America the Anxious: Why Our Search for Happiness Is Driving Us Crazy and How to Find It for Real is written in an entertaining style by a newly-transplanted Brit who takes a wry look at the antics of northern Californians in quest of happiness. Of course, thinking that mainstream Americans spend their time on children’s playground painfully translating their toddlers’ tantrums into words– or that everyone checks Facebook as compulsively as she does — leads to rather ridiculous adventures, from EST-inpired seminars to a gratingly patronizing visit to Mormon Utah .
There are some funny, if overdone comparisons, as when she notes that lunchtime at Facebook, when harassed moms drag children to see dad for a little while, feels like prison visits. But it’s not entirely clear that she actually realizes that prison visits are a lot less fun. On the whole, the book is better seen as a satire than a rational inquiry.
Breaking Sad: What to Say After Loss, What Not to Say, and When to Just Show Up is a compilation of personal stories from people who experienced various losses and who share their stories and their recollections of best and worst comments and help they received afterwards. Some of the “bad” comments are astonishingly insensitive; it would be most charitable to think that people are intimidated by death and blurt out these things without thinking.
What was more interesting to me were the recommendations for what to do and say. There were so many different approaches, reflecting the preferences of the receivers, so that piece of advice #1 is probably just that: adapt to the mourner. And don’t think you have to fill the silence with any words at all. Maybe that’s the hardest part.
Written by an academic, The Influential Mind: What the Brain Reveals About Our Power to Change Others explores sometimes counter-intuitive studies that show that our peculiar, not-so-rational minds can be influenced by the right stories or by the emotions of others (rather than rational statistics), while we knowingly ignore information that does not conform to our preconceived ideas, We also prefer being in control (even when letting someone else make decisions for us would be preferable), and we want to get information early but if it’s likely to be bad, we withdraw instead.
I would have wished to see a bit more connective tissue between the various chapters, and connecting the results to practical actions, but it’s an enjoyable read.
Seamlessly moving from music to politics, movies, and fine art, Hit Makers: The Science of Popularity in an Age of Distraction explores the uncertain phenomenon of fame — and as you may surmise there is a large dash of luck in every hit. Still, the most intriguing aspect of popularity is the balance between innovation and familiarity, since humans need a bit of both. The author illustrates his argument with fresh, deftly told stories, and he is not afraid to expose the darker side of applying the psychological methods he explains. The book is easy to read but the ideas will stay with you.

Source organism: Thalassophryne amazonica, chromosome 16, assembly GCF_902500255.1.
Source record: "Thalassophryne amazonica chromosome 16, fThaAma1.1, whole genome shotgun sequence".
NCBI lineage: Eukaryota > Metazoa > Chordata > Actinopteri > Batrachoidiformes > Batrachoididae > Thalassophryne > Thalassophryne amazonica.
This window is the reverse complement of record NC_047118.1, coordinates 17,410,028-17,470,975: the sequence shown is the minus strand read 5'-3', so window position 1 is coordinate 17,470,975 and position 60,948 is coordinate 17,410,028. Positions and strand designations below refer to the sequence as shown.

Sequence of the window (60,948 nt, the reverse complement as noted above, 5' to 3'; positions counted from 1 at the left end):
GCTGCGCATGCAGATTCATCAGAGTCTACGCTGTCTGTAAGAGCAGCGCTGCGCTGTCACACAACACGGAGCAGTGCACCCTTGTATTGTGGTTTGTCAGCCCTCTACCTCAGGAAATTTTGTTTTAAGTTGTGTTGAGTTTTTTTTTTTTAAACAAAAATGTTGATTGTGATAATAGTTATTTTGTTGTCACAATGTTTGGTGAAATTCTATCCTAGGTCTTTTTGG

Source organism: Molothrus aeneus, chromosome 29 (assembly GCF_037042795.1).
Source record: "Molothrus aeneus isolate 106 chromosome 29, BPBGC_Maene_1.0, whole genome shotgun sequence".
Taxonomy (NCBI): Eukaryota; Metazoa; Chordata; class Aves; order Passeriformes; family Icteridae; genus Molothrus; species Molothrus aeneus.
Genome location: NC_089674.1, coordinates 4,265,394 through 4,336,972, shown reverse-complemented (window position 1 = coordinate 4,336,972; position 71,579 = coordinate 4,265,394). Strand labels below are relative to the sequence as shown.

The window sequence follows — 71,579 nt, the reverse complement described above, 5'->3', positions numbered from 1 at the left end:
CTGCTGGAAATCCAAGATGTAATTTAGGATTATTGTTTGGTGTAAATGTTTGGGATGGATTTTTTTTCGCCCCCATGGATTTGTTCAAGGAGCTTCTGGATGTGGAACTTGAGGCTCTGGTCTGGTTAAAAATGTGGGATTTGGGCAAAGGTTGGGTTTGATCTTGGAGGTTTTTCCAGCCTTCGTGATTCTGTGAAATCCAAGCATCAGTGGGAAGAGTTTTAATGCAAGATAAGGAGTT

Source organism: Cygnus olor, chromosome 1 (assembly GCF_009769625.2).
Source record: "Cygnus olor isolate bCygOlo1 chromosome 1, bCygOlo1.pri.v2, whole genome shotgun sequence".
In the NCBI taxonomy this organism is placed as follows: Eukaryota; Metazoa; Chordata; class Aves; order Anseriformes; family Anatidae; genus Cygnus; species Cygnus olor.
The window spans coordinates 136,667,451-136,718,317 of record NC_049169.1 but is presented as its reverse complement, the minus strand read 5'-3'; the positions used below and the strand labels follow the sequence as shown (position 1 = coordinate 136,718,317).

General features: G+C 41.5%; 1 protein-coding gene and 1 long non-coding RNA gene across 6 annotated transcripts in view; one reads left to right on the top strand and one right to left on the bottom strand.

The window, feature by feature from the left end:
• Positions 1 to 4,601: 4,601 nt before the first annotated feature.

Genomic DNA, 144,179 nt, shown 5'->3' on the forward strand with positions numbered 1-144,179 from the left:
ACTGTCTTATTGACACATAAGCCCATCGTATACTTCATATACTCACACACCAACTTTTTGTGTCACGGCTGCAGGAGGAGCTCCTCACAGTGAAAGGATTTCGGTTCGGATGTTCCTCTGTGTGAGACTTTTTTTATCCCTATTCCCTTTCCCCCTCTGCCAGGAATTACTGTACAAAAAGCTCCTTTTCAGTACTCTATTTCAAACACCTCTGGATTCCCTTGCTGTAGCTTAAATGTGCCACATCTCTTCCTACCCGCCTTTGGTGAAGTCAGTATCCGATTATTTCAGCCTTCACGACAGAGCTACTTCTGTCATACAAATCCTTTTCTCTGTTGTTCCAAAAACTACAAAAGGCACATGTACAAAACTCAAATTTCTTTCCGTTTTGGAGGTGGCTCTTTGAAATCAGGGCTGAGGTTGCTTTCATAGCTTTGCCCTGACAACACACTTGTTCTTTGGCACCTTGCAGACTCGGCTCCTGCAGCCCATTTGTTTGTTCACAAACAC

I often felt like an alien reading You’re the Only One I Can Tell: Inside the Language of Women’s Friendships, as it twists around stories of women who seem so extremely caricatured that they don’t much resemble the ones I know, let alone my friends. It seems that none want to speak plainly, leaving others to misinterpret their desires or opinions, and that all find hidden meanings in the most innocent of actions or comments. How complicated and perhaps not so representative of the real world.
The author of Irresistible: The Rise of Addictive Technology and the Business of Keeping Us Hooked takes sometimes meandering path through the psychology of behavioral addiction, and especially how manufacturers of electronic devices and apps exploit our built-in vulnerability to keep us checking our phone and our Facebook account at all hours. It’s just a little sad that all these smart programmers are basically toiling to bind us more tightly to our screens.
Perhaps it will inspire us to give it a rest and take our revenge on the whole conspiracy.
It’s hard to read This Close to Happy: A Reckoning with Depression and not feel deeply sad for the author, whose euphemistically tagged “treatment-resistant” depression has followed her since childhood, with multiple severe episodes following stressful life events. But she seems to attribute most of her problems to her upbringing, which was clearly cold, even neglectful but not out-of-bounds cruel — just clueless. It made me wonder whether holding on to the notion that she deserved a better childhood may not have made it even more difficult for her to live with her illness. It also made me wonder why she clung to a mother whom she describes as indifferent and callous well into adulthood. Wouldn’t she be better off to put some physical and mental space between her and her mother? In any case, the book is a reminder of the great travails of depression, and the gap still to be bridged by medicine when it comes to treating it.